3. The second respondent Insurance Company in its statement took the stand that the driver as well as the conductor of the bus had left the bus in the bus stand and had gone out for the purpose of taking their meal and that taking advantage of their absence, the bus had been driven by Sengodan without any permission and without holding a valid driving licence for driving the vehicle and that was responsible for the accident and, therefore, as the vehicle had been driven by an unauthorised person, no liability can be fastened upon the Insurance Company. It was also the further plea of the Insurance Company that Sengodan, who drove the bus, was convicted and sentenced to pay a fine and that in any event the liability of the Insurance Company in respect of damage to property cannot exceed Rs. 2000.
4. Sengodan, who, according to the first respondent, drove the vehicle was impleaded as the third respondent in the court below and the driver of the vehicle as the fourth respondent. But both of them remained ex parte.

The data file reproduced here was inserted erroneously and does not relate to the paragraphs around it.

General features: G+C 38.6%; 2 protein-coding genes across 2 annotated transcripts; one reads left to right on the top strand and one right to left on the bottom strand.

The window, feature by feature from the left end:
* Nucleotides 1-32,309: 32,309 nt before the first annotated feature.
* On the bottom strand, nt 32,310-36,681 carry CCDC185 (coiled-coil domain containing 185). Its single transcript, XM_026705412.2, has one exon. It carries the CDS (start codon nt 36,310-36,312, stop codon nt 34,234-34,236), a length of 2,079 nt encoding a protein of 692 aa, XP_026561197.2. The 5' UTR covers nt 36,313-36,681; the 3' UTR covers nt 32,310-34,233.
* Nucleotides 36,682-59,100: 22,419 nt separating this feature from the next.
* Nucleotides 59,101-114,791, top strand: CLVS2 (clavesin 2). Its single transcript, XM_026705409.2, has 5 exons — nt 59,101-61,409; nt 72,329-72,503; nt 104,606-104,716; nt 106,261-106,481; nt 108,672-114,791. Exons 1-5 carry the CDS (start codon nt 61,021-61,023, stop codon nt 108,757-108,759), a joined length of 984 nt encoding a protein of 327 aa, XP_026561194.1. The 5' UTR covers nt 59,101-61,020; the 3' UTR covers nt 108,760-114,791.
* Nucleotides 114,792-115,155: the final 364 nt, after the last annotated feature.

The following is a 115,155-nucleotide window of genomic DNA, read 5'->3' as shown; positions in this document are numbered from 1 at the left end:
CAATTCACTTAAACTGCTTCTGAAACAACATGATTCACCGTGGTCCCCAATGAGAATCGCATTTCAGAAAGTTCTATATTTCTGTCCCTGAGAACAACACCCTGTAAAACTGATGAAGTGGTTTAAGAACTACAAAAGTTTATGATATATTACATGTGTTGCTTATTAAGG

5. Before the Motor Accidents Claims tribunal, on behalf of the first respondent. Exs. A-1 to A-5 were marked and P. Ws. 1 and 2 were examined, while, on behalf of the appellant, Exs. B-1 to B-7 were filed and R. Ws. 1 and 2 were examined. On a consideration of the oral as well as the documentary evidence the Tribunal found that Sengodan should have been the broker of the appellant, that the driver should have asked him to take the bus and leave it at the Pondy platform in the bus stand and also should have left the ignition key to enable him to do so and that while Sengodan was acting on behalf of the drive, ignorant of taking the bus on reverse, he should have cause the accident by driving it straight into the cycle shop belonging to the first respondent. It was also further found that even if Sengodan had not been the broker of the appellant, still the conduct of the driver and the conductor in leaving an utter stranger in the bus and also the ignition key in the dash board and going out for taking meal would amount to negligence on their part in respect of which the owner of the vehicle would be liable. Adverting to quantum of compensation claimed by the first respondent, the Tribunal fixed that a sum of Rs. 10,000 would be just and adequate compensation in respect of the damages sustained by the first respondent as a result of the accident. On these conclusions, an award was passed by the Motor Accidents Claims Tribunal in favour of the first respondent herein for a sum of Rupees 10,000 with interest at 6 per cent per annum from 27-11-1978, when the petition was filed, till the date of payment. The petition was dismissed as against the second respondent-Insurance Company. It is the correctness of this award that is challenged in this appeal.